Early external fixation stabilizes the fractured elements, decreases the pelvic volume, and allows clot to form. There is a variety of external fixators. The early systems used small pins and heavy bars, whereas the newer systems are more compact, easy to adjust, and with larger pins. The standard placement of pins is in the superior iliac crest above the superior anterior iliac spine. Lower placement of the pins is also acceptable and can improve the access to the abdominal cavity. In certain designs more than one pin are placed on each side. Pins can be placed by an open or percutaneous technique. All single bar systems require two pins in each hemipelvis, whereas the frames require three pins on each side, except the Pittsburgh system that requires two clusters of two pins in each hemipelvis. In most cases of a true unstable pelvis, external fixators remain a temporary device, which bridges the period to definitive internal fixation. In the supine position, external fixation provides adequate stability. In the standing position the vertical load is usually greater than the capacity of the external fixator to resist these forces. Dislocation of fractured elements can happen, particularly at the sacroiliac complex.24
After placement of the frame, reduction of the pelvic fracture is done by applying opposite forces to the ones that created the fracture. Open-book fractures are corrected by internal rotation of the pins, whereas LC fractures are reduced by external rotation. Vertical shear fractures required skeletal traction by placement of a femoral pin and are the ones least likely to be adequately reduced and stabilized by external fixation.25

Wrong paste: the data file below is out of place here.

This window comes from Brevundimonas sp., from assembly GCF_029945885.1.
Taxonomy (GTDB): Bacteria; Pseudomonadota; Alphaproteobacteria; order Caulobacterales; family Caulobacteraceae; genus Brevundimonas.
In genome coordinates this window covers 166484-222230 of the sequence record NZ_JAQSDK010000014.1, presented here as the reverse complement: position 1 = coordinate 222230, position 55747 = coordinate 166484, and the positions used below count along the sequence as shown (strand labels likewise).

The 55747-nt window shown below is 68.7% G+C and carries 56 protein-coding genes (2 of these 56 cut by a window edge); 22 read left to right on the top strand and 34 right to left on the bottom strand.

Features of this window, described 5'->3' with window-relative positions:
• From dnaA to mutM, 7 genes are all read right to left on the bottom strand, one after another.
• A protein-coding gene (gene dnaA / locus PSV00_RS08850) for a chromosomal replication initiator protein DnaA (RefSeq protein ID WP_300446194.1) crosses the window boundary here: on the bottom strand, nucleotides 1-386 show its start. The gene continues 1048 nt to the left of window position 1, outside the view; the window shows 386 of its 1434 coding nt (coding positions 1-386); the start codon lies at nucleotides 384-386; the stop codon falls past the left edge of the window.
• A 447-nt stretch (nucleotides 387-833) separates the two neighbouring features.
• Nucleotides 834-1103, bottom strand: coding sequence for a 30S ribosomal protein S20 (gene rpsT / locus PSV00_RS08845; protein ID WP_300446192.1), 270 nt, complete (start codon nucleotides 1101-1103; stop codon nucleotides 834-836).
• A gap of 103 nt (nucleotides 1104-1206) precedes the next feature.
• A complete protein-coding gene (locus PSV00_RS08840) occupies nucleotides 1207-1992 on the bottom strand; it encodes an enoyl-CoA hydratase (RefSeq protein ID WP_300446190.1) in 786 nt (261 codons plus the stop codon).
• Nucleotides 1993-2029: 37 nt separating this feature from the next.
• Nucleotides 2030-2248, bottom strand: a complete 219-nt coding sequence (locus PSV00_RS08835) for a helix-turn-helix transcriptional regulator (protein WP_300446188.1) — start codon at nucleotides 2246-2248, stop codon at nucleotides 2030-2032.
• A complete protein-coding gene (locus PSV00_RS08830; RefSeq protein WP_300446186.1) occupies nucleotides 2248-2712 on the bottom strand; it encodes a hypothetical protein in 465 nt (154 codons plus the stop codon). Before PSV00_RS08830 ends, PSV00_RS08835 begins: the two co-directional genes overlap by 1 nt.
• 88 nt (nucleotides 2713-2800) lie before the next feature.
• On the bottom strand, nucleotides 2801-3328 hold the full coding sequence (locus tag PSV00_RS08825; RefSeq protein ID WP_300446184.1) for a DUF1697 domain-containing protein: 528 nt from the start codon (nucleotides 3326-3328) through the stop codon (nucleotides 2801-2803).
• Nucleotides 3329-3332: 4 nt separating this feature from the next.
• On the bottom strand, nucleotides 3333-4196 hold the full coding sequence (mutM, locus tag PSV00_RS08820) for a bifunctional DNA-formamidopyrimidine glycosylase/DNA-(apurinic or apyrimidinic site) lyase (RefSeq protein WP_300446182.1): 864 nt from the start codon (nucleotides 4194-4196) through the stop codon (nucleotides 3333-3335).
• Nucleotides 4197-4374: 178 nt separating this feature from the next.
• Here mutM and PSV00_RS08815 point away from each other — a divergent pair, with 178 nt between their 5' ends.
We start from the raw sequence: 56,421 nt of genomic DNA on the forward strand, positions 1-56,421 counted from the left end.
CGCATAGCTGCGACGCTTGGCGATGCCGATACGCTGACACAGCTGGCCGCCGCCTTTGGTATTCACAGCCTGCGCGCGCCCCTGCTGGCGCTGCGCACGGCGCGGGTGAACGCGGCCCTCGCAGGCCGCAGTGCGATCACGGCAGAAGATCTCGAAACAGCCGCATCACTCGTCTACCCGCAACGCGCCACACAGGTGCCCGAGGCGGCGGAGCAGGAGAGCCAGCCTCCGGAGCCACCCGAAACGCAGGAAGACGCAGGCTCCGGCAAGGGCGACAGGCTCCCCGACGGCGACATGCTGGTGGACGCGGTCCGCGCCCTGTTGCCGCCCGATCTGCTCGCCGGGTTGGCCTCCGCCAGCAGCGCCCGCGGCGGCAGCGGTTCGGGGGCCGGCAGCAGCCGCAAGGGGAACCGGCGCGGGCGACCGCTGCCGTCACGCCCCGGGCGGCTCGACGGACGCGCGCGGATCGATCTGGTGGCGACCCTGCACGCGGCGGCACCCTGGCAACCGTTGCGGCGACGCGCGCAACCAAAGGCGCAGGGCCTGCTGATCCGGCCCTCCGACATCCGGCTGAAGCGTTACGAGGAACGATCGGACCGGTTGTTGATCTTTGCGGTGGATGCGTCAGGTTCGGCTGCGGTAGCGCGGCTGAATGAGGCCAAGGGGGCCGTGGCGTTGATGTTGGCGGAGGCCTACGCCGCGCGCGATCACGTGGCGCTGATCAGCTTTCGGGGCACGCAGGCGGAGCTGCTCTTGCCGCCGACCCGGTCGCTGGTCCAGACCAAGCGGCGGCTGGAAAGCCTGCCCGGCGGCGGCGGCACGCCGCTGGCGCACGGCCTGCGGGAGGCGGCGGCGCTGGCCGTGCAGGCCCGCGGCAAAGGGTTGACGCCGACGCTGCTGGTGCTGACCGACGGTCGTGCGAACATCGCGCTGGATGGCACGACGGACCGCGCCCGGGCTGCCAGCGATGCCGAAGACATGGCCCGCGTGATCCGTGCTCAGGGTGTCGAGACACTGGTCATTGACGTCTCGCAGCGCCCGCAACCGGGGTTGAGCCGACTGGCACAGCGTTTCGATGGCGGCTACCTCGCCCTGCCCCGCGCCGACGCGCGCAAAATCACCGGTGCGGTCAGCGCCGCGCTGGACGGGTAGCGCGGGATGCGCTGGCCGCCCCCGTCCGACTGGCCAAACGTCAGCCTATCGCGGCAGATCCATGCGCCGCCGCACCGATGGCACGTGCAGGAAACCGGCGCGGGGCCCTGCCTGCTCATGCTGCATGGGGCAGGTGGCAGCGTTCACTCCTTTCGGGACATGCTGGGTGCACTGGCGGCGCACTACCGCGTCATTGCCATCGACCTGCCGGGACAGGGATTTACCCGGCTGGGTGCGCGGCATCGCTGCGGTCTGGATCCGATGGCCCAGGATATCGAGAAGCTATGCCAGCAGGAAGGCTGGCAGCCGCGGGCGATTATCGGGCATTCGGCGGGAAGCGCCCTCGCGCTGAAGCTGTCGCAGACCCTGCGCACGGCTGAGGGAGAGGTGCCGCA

If not converted to internal fixation, external fixators usually stay for 6–12 weeks. The most common complication is infection at the pin sites, ranging from mild to severe. Appropriate sterile technique during pin placement and proper care of the pin sites is essential to avoid infection. If the pins become infected or loose, they must be removed and replaced. Other complications are typically associated with placement and include injury to the lateral femoral cutaneous nerve or other neurovascular structures.
In general, it seems that external fixation should be considered in two stages, an early resuscitative and a later definitive stage. In the early stage the fixator is placed to stabilize the fracture and help control the bleeding. At a later stage a decision must be made about the long-term effectiveness of the external frame versus the need to convert to internal fixation. LC fractures are likely to respond to external fixation as the only method, if reduction is satisfactory. Vertical shear fractures are unlikely to be managed without definitive internal fixation.26 Each patient must be carefully assessed to balance the therapeutic choices of fixing the fracture while maintaining hemodynamic stability and inflicting the minimum physiologic insult during the initial critical hours after trauma.
Pelvic ring fracture producing hemodynamic instability is one of the most common indications for angiographic embolization. The ability to control the bleeding by minimally invasive techniques and without the need for an operation, which is routinely unsatisfactory, is very appealing. However, the appeal is hampered by the unavailability of interventional radiology teams around the clock, the poor monitoring available in an angiography suite, and the long times spent on the angiography table. All three reasons have ceased to exist in modern trauma centers.